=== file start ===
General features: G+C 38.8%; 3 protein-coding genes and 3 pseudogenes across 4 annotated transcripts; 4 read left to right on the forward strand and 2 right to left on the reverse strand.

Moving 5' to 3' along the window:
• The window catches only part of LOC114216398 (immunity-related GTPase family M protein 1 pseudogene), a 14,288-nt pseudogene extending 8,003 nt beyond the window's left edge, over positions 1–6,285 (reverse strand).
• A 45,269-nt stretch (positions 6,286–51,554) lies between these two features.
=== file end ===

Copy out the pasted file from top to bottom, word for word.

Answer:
General features: G+C 38.8%; 3 protein-coding genes and 3 pseudogenes across 4 annotated transcripts; 4 read left to right on the forward strand and 2 right to left on the reverse strand.

Moving 5' to 3' along the window:
• The window catches only part of LOC114216398 (immunity-related GTPase family M protein 1 pseudogene), a 14,288-nt pseudogene extending 8,003 nt beyond the window's left edge, over positions 1–6,285 (reverse strand).
• A 45,269-nt stretch (positions 6,286–51,554) lies between these two features.